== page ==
thinking theology

Archive for the ‘Easter’ Category

Christos Anesti!

Bunnies and chicks, chocolates and maple candies, spring flowers and sunshine: the ingredients of our Easter celebrations. Oh… church, too! I think Jesus would have loved all the intercultural props for the service that celebrates his resurrection into the Body of his followers. I am convinced that we are made for delight, for affection, for appreciation of the goodness of life. On this morning, we celebrate that healing is as real as pain, that death is an event in a life, not the end of life. 

Today we laugh away how imprisoned we have been by doubt and fear. Now we see how life could be, how we can remake the world in the image of sacrificial love, of peace, of enough for all. With our linear thinking, our over-confidence in knowledge, we forget to trust the impulse of our experience that will always draw us to beauty, to mystery, to the horizon where Christ is calling. 

Consider the lilies this morning. Artfully designed by the Creator and arranged by loving hands, they focus our vision on how we could work together with the Holy One. This is how life might be if we saw ourselves as co-workers with God. Such tiny specks in the universe, yet we have been asked to be the ones who give meaning, who provide for the safety of the other creatures and the earth. We have been commissioned by God to maintain this planet, this first home. We have been called to live resurrection, to speak resurrection, to become resurrection. With all the world, our song must be awe and praise and thanks. 

Do not fear that prompting in your heart. You have nothing to lose but isolation. Open your heart in community and discover that together we are on the path. If God were a verb, I would say that we can only “god” in community. By ourselves, we can prepare, we can send love and peace in prayer. But as we “god,” we discover how much may be achieved, how wonderful it is to sing together, and finally how much we lift each other in hope.

And so enjoy the chocolate today. If you are alone, go out to a restaurant and sit at the bar, enjoying the company of others, or call a friend to wish them happy easter or happy spring. If you are toiling under the demands of a big family dinner, remember what a miracle each life is. 

Christos Anesti! Christ is risen! 

And so may our hearts and love for each other rise with such beauty that Christ is revealed in our lives. 

Alleluia! Amen!

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The Coming of the Light

Who has found the place of Wisdom? the prophet Baruch cries out. The place of Wisdom is filled with light and music.

— Baruch 3:20 —

All creation, from the stars above to the little mice that creep through the pantries of the world, praises the joy of living. Most of us are only visitors to the halls of the Holy, but we do catch glimpses from time to time through the lens of creation and through prayer, and those moments open our hearts and make us hunger for more.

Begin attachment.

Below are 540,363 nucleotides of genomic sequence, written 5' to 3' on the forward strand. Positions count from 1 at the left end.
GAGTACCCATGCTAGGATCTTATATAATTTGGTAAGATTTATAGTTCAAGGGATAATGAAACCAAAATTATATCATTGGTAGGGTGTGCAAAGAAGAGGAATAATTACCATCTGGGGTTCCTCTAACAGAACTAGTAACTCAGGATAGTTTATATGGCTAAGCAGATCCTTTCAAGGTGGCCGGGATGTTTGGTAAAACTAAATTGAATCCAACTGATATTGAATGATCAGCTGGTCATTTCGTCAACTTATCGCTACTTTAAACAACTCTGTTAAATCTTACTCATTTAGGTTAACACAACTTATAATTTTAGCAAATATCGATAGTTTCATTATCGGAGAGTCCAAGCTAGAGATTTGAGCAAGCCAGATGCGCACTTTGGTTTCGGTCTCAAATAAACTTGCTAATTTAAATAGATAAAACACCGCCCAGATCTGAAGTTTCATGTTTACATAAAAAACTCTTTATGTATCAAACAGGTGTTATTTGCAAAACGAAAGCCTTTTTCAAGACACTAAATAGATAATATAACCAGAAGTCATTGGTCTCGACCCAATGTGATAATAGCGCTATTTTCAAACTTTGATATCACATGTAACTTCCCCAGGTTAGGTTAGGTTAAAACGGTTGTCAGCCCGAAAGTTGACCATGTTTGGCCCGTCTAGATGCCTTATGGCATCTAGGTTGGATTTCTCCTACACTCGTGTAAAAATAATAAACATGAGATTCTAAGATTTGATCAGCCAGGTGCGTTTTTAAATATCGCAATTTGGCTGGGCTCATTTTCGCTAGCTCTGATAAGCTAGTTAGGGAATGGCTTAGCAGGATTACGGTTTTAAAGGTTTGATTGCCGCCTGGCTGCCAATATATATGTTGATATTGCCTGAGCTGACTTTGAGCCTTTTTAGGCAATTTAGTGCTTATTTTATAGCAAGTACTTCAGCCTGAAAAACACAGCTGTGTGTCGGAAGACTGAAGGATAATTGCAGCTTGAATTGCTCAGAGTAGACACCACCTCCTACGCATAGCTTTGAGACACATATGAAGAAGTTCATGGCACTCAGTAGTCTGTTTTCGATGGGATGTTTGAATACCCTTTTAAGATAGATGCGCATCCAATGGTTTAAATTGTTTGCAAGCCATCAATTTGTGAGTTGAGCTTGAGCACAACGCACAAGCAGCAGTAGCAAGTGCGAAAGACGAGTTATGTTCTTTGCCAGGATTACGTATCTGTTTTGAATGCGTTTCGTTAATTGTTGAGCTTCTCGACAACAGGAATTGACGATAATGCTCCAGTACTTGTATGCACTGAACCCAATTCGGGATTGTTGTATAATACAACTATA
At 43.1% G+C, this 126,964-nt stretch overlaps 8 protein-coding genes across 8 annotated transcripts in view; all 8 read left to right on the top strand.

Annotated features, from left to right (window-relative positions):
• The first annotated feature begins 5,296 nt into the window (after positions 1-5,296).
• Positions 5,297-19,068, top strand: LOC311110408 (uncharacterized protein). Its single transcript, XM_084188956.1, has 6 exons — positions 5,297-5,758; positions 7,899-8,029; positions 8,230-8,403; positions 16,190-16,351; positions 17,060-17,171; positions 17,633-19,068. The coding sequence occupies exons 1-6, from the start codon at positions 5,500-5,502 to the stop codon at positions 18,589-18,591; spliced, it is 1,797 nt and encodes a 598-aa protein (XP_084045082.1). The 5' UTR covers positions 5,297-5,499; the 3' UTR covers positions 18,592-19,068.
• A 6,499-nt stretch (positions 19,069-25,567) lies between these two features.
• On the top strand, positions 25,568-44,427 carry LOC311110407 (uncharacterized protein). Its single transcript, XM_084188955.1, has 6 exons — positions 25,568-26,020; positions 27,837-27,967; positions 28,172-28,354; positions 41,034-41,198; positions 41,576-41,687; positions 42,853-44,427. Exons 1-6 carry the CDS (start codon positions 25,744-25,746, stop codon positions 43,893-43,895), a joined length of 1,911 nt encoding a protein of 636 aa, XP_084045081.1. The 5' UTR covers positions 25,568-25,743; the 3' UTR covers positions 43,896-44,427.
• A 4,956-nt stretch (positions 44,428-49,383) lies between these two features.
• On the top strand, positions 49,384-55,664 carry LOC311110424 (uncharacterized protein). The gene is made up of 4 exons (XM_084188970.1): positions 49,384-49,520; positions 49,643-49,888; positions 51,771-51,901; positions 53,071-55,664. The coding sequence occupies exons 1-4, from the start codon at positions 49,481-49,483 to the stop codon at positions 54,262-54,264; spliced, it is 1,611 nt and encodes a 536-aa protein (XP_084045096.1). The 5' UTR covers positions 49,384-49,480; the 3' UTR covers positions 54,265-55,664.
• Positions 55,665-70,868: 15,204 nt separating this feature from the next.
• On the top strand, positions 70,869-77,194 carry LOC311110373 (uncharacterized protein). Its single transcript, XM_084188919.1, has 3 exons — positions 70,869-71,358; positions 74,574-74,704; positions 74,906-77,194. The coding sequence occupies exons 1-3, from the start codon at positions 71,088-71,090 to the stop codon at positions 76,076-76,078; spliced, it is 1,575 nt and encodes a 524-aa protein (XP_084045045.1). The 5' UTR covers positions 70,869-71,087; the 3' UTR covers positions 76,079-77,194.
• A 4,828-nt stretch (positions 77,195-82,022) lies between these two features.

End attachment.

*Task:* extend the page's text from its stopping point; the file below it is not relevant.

During evening prayer we sing, “May our prayer rise up like incense before you, the lifting up of our hands as the evening sacrifice to you.” (Psalm 142:2) We give thanks for the gift of Jesus who teaches us that all life is sacred, that meaning must be assigned to all sacrifice, that the time for violent solutions has ended. When we all subscribe to this, war will become abhorrent to us, there will be no need for retribution any longer. The sweet smell of incense rises with our commitment to acts of peace and justice, with our prayer for transformation for ourselves as the body of Christ in the world.  

In the dark of night, the stars shine above even if we cannot see them and the purposes of God, like the stars, lead us to save ourselves, even when God seems absent. Within the womb of the world, new life is stirring, kicking away barriers and opening a way. God births us with pain and with love, trusting that we will find our way home, creating joy and gratitude with our passage through life. 

On this holy night, when grief becomes new sight, when we discover that nothing has been lost but everything is being changed; on this night we fan the flickering flames of our faith, and our dream of a redeemed and healthy world. For a while, we can stop sitting by graves and walk into the garden of springtime hope. We are invited to leave behind the binding cloth of death, shift what had seemed to be boulders, and wait for dawn, for the Beloved who is different and yet the same, the mystery of resurrection.

Church of the Broken-hearted

Again this year we gather to remember the death of Jesus — then — and the meaning of his life for us today. We do not gather to remember a dead hero. We do not gather to beat ourselves up with guilt. Rather, we gather to collect the promises and commitments we made on Ash Wednesday. Good Friday is the culmination of our Lenten devotions, our opportunities to minimize the suffering in our world, to devote ourselves to creating hope and the possibility of its fulfillment.